Are you planning to get married or divorced soon? Do you give money to family or friends? Do you pay your children to work for your business?
If you answered “yes” to any or all of these questions, you will need to consider December 31, 2022 in your tax planning. There may be some moves you can make before the end of the year to tax advantage of specific tax benefits and limit your tax liabilities.
Here are five strategies to consider in your year-end tax planning:
If you have a child under the age of 18 and you operate your business as a Schedule C sole proprietorship or as a spousal partnership, you can benefit from putting your child on your business payroll. There are two tax benefits this can provide:
Even if you operate your business as a corporation, there are still tax benefits that come with putting your child properly on your payroll.
If you are married as of December 31, you are considered married for the entire 2022 tax year according to the IRS tax laws. A joint tax return will still work to your advantage in most situations, so it may be a good idea to wait until after the New Year to finalize your divorce.
It is also important to understand that the Tax Cuts and Jobs Act (TCJA) did change the tax treatment of alimony payments under divorce and separate maintenance agreements executed after December 31, 2018. Under the old law, the payor could deduct alimony payments and the recipient included the payments as part of his/her income. Under the new law, the payor gets no tax deduction and the recipient does not recognize the payments as taxable income.
If you own a home with someone other than a spouse, you may be able to deduct more mortgage interest. Two single people can deduct more more mortgage interest than a married couple. This is true only if you bought the house on or before December 15, 2017. An individual can deduct mortgage interest up to $1 of a qualifying mortgage. That means two people could each claim up to $1 million ($2 million total max), while a married couple can only claim up to $1 million between them.
If you bought your home after December 17, 2017, then the reduced limit of $750,000 applies, which still covers most homeowners and benefits single taxpayers filing separately.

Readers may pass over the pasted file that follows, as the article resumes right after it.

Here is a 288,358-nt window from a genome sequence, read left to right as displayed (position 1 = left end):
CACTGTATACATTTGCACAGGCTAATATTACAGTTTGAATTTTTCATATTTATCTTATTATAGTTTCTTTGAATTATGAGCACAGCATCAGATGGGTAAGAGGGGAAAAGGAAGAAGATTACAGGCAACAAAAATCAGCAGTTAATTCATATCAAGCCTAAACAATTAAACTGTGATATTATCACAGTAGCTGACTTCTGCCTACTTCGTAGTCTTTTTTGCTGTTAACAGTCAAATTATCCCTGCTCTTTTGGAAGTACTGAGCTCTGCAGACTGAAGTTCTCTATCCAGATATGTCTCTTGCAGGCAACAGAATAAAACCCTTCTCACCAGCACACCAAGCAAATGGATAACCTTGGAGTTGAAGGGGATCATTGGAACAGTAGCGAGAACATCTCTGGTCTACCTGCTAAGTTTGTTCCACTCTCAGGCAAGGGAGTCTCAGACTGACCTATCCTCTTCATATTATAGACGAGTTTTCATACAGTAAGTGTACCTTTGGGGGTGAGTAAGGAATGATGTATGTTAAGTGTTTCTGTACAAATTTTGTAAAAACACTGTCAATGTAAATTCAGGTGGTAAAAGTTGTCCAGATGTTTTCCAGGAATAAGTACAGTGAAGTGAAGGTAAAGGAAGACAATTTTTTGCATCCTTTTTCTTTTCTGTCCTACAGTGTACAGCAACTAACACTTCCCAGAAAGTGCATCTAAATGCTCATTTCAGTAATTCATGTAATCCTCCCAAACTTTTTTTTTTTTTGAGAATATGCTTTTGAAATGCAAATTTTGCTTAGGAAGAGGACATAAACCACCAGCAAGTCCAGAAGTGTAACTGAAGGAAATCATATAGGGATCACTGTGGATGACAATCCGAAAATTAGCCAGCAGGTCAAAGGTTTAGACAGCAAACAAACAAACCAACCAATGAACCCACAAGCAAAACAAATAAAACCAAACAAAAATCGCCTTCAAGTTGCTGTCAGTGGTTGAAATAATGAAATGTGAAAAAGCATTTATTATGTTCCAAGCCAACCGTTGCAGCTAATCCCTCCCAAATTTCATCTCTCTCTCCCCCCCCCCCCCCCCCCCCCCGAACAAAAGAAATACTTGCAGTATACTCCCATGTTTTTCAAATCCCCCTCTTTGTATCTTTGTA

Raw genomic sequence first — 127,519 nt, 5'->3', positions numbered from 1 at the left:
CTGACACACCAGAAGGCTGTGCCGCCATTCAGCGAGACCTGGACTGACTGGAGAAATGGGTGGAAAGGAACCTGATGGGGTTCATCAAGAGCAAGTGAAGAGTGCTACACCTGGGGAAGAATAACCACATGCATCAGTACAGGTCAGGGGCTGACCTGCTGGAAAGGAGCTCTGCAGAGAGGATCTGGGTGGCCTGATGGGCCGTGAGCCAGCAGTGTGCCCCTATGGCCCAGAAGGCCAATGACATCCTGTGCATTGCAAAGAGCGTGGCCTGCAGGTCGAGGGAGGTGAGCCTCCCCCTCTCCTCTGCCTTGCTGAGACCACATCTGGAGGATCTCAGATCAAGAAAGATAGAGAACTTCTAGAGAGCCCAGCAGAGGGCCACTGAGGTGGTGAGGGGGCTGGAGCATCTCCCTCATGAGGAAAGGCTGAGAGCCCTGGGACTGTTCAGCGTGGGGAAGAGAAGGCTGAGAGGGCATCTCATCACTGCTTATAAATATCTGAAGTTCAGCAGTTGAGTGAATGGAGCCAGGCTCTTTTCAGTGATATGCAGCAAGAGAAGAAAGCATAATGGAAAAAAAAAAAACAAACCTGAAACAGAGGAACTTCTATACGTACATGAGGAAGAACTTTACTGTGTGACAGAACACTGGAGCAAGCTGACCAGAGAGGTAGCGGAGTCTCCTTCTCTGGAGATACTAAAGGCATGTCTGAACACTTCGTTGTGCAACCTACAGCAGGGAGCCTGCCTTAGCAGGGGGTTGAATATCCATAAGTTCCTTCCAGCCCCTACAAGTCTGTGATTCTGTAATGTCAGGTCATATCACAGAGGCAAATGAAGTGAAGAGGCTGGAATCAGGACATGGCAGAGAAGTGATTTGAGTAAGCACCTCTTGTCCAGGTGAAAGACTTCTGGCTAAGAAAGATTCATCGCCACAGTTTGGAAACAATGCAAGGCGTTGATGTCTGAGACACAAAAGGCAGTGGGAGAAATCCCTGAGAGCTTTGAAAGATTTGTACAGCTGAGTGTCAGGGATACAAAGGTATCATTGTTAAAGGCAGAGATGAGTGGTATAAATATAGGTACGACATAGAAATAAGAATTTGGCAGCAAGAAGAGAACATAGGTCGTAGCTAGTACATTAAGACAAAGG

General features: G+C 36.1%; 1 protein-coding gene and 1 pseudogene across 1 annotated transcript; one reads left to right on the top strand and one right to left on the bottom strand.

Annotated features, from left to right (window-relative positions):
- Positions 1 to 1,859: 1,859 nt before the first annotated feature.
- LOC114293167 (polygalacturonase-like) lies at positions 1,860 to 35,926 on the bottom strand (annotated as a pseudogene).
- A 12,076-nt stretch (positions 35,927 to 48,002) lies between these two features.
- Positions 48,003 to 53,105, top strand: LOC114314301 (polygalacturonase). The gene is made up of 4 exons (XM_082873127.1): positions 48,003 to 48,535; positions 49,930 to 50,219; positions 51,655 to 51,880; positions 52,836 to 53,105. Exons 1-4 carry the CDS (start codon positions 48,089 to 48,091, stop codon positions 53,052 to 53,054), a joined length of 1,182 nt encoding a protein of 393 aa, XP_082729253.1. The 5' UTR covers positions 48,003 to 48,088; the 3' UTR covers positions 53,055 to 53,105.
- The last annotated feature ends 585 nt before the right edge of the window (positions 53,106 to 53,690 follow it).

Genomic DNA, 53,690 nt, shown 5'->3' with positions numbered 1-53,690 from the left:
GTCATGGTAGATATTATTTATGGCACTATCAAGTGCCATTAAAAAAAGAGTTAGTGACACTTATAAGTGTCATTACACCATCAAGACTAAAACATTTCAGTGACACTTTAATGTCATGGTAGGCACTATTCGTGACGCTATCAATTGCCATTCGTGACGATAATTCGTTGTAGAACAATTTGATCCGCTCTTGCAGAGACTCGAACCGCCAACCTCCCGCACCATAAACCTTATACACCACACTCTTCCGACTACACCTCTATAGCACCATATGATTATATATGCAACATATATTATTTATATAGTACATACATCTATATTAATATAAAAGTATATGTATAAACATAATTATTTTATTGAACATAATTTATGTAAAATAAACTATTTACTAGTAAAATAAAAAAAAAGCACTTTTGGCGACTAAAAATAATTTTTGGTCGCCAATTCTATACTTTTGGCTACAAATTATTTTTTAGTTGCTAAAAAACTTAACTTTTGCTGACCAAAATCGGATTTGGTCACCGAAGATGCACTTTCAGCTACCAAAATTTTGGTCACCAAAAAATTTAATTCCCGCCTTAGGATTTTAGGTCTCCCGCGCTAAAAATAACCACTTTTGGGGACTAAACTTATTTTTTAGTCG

This may be a rush, but you can legally get married on or before December 31 to be considered married for the entire year. This can provide considerable tax benefits when filing as a married couple rather than as individuals. It is a good idea to consult with a tax advisor and see if being married or staying single will provide more tax benefits.
You could use this clever tax strategy in the past with a college student, but the kiddie tax now applies to students up to the age of 24. However, this strategy can still be a good one if you give money to family or friends who are not subject to the kiddie tax. If you are giving money to loved ones to help make their lives more comfortable and they fall in the 0% capital gains tax bracket, you can benefit from tax deductions.
The 0% capital gains tax bracket applies to any single person with less than $41,675 in taxable income and to a married couple with less than $83,350 in taxable income. You can add to your bank account by given them appreciated stock rather than cash. They will be able to sell the stock and pay 0% capital gains, while you can claim the gift on your tax return. There are some complex rules with this strategy, so it is important to consult with a professional tax advisor to make the most of your gifting and financial support planning.
For help with all your year-end tax planning needs and getting your financial plan in order for 2023 and beyond, contact the team at Illumination Wealth today and schedule a free introductory consultation with one of our experienced advisors.